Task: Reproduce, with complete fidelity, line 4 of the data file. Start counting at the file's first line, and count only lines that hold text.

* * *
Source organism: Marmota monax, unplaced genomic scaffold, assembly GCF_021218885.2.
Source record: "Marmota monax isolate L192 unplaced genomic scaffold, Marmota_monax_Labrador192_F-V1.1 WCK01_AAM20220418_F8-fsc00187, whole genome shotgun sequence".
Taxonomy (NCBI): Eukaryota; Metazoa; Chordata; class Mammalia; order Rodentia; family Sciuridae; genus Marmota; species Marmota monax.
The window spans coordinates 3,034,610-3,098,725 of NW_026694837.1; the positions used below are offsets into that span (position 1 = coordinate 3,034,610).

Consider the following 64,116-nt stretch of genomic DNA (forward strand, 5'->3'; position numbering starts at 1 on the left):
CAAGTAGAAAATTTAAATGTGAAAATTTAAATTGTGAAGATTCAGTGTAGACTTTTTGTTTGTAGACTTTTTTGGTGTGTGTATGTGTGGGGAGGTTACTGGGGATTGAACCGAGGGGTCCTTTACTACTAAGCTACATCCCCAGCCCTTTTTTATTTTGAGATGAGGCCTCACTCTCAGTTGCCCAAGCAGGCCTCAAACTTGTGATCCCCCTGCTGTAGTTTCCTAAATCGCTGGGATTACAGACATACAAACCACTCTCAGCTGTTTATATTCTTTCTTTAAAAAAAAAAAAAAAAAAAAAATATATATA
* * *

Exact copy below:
The window spans coordinates 3,034,610-3,098,725 of NW_026694837.1; the positions used below are offsets into that span (position 1 = coordinate 3,034,610).